The Political Economy of Corruption

By Arvind K. Jain | Go to book overview

7

Historical antecedents ofcorruption in Pakistan

Aftab Ahmad

Corruption in Pakistan, no matter how one defines it, is large and pervasive in all its dimensions. Yet what makes it unique, even among the societies that are still in their formative periods, is the staggering fact that the real perpetrators of corruption have cleverly maneuvered to shift the blame to scapegoats. Both in the local as well as in the Western press, corrupt political leaders, inept political parties, and ruthless landlords are considered as the root cause of all the ills that Pakistan faces. The reality, however, may be that with the exception of about five years in the early seventies, these players have had no effective political power since 1954. Ever since 1954, the civil service-military alliance has run the country in one way or another. Yet, one rarely comes across a criticism of this alliance. Even when they violate the country's constitution, send the elected prime ministers to the gallows or behind bars, and openly manipulate the judges of the Supreme Court, the criticism of such actions, if any, is moderated by acceptance of their assertion that once again the country has been saved from the chaos created by the elected government.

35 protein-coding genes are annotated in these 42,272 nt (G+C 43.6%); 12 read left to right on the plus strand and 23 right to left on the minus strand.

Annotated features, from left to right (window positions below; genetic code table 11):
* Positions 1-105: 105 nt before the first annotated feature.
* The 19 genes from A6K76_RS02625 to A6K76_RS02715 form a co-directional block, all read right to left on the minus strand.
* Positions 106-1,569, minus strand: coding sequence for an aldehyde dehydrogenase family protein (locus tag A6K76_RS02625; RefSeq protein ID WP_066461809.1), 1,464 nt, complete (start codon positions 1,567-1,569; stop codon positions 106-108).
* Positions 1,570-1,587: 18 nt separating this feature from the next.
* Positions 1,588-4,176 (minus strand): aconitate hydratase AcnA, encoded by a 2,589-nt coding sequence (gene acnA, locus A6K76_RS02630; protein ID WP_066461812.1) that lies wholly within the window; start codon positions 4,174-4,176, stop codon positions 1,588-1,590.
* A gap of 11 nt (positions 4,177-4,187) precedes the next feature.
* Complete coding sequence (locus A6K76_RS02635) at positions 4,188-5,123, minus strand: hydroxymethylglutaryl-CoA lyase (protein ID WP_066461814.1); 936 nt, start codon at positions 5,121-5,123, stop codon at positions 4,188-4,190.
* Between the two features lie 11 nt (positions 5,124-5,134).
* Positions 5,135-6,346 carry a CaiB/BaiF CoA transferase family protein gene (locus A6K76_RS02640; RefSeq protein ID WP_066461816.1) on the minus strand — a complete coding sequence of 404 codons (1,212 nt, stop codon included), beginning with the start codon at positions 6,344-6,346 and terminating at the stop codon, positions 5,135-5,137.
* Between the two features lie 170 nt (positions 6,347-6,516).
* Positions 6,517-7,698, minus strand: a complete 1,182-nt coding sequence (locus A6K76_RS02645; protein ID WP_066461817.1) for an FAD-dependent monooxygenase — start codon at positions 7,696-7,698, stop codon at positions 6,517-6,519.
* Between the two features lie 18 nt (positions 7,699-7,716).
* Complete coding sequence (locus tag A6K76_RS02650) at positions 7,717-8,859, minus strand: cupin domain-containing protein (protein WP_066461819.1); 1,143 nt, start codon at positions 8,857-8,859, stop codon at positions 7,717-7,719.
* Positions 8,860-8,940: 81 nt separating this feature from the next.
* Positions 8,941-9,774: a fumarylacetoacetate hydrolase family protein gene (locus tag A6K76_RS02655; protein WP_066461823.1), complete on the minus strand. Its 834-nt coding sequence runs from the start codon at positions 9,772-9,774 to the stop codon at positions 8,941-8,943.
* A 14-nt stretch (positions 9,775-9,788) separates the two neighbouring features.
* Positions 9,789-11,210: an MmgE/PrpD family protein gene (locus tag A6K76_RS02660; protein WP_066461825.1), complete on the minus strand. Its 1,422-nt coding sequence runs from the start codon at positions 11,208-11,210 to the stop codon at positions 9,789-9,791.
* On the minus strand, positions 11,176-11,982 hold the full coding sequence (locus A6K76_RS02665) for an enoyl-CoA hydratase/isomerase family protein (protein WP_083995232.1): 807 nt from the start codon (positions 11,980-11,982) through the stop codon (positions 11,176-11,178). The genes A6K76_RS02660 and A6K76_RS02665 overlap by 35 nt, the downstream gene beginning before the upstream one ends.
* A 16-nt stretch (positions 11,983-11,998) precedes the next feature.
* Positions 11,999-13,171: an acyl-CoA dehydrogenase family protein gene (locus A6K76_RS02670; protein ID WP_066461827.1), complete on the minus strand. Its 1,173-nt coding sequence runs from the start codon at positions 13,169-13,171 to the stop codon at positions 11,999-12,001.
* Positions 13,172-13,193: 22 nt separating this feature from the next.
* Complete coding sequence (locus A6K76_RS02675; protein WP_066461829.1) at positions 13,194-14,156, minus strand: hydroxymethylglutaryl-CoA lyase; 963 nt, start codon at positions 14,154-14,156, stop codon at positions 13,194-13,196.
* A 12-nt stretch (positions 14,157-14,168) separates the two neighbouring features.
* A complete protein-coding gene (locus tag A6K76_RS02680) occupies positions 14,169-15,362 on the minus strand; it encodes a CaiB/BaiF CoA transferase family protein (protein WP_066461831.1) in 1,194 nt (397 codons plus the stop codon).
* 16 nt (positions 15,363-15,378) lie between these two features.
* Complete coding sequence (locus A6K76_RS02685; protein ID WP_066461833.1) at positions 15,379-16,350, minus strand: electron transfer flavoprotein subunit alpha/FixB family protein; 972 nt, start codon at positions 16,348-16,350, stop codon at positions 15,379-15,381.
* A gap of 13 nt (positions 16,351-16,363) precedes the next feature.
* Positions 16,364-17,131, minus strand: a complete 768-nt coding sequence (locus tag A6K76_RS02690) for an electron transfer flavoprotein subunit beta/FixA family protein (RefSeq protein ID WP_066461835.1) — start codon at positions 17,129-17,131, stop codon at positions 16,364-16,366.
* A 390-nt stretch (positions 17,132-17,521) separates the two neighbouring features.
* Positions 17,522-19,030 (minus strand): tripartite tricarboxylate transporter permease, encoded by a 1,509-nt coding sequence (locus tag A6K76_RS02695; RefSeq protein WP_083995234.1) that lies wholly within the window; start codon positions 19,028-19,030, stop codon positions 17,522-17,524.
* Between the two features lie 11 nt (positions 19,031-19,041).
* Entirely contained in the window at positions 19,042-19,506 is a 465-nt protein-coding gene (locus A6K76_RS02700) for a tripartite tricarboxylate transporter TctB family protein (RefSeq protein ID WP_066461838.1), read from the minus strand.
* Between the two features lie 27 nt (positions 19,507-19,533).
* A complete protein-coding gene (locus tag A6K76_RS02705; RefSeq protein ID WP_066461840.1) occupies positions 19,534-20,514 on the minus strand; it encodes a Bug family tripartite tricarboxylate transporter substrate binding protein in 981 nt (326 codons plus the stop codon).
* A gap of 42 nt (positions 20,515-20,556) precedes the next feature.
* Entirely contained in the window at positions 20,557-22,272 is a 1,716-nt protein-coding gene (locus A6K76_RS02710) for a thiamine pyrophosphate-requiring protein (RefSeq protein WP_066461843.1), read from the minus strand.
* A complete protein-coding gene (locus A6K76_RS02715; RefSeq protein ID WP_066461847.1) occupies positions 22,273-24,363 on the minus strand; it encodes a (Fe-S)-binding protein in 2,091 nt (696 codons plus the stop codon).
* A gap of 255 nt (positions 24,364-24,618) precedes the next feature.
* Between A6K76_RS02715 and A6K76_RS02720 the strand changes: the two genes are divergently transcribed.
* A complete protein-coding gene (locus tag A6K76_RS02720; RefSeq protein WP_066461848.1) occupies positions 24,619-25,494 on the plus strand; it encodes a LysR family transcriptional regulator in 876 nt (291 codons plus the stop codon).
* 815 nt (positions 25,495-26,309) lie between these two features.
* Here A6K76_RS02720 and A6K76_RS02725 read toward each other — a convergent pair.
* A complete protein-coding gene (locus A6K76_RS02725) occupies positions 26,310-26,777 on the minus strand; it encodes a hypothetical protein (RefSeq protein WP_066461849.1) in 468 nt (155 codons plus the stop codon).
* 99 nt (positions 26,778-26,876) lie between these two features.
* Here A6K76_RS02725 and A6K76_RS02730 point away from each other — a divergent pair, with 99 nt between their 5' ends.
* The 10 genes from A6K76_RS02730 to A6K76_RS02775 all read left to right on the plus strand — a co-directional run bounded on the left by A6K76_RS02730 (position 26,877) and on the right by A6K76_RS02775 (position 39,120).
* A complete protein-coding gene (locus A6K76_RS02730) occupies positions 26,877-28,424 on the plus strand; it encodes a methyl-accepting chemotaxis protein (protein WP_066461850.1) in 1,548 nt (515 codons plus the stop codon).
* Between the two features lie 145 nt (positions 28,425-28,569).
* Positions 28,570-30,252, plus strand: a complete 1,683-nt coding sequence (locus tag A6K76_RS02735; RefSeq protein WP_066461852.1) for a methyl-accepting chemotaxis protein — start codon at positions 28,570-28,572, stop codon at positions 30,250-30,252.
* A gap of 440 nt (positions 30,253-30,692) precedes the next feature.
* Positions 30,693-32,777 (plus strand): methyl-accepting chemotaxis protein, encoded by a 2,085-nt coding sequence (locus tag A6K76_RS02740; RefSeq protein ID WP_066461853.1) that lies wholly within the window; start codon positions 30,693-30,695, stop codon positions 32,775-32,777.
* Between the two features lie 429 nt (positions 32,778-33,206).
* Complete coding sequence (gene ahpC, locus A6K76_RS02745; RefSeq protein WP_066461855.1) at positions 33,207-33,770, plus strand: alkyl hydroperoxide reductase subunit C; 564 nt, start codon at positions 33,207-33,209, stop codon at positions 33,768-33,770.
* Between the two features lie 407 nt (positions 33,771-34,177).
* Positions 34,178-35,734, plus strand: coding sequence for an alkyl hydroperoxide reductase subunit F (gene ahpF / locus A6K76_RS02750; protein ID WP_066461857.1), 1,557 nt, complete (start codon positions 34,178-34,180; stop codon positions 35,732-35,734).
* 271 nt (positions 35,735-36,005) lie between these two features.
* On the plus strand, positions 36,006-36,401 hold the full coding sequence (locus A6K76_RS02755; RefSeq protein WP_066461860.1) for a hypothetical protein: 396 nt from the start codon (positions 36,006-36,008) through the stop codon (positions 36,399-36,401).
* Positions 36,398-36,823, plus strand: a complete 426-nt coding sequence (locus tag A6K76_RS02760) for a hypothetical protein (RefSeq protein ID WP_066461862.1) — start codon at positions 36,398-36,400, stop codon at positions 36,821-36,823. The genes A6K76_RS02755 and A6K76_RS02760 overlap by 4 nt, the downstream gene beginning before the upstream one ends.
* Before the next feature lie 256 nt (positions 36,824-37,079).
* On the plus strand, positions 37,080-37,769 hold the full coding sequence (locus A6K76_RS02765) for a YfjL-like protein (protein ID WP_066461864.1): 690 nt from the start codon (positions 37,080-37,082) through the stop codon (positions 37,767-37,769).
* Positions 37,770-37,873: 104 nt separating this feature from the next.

In order to understand how corruption has come to be institutionalized in Pakistan, it is necessary to identify some of the critical political developments since the partition of British India in August 1947 into two independent Dominions, namely, India and Pakistan. The partition marked a failure of the stated objectives of British policy, which was to transfer power peacefully to a united India. India was divided; a division that was accompanied by a massacre of millions of innocent people and an unprecedented mass migration. For the Congress Party of India, and for M. K. (Mahatma) Gandhi, who had effectively led this party since 1920, partition represented a failure for more or less the same reasons. For the Muslim League and Muhammad Ali Jinnah (who led the League), partition meant at best the dubious victory of having won a truncated version of Pakistan. This new nation originally included an undivided Bengal (the Eastern wing of Pakistan, which was to become the independent nation of Bangladesh in 1971) and Punjab (the Western wing of Pakistan). The details of the territorial divisions

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The Political Economy of Corruption
Table of contents

Table of contents

  • Title Page iii
  • Contents v
  • Figures vii
  • Tables viii
  • Part I - Governance and Corruption 1
  • 1 - Power, Politics, and Corruption 3
  • 2 - The Definitions Debate 11
  • Notes 29
  • Part II - Political Systems and Corruption 33
  • 3 - Political Corruption and Democratic Structures 35
  • 4 - Why Do Voters Support Corrupt Politicians? 63
  • Part III - Policy and Political Outcomes 87
  • 5 - Corruption, Growth, and Public Finances 89
  • Notes 107
  • 6 - Corruption and the Provision of Health Care and Education Services 111
  • Notes 133
  • Appendix 136
  • Bibliography 138
  • 7 - Historical Antecedents of Corruption in Pakistan 142
  • Bibliography 154
  • Part IV - Solutions and Future Research 155
  • 8 - Measuring Corruption 157
  • Appendix 176
  • Bibliography 177
  • 9 - Legislating Against Corruption in International Markets 180
  • Notes 207
  • Bibliography 212
  • 10 - Controlling Power and Politics 214
  • Bibliography 219
  • Index 220
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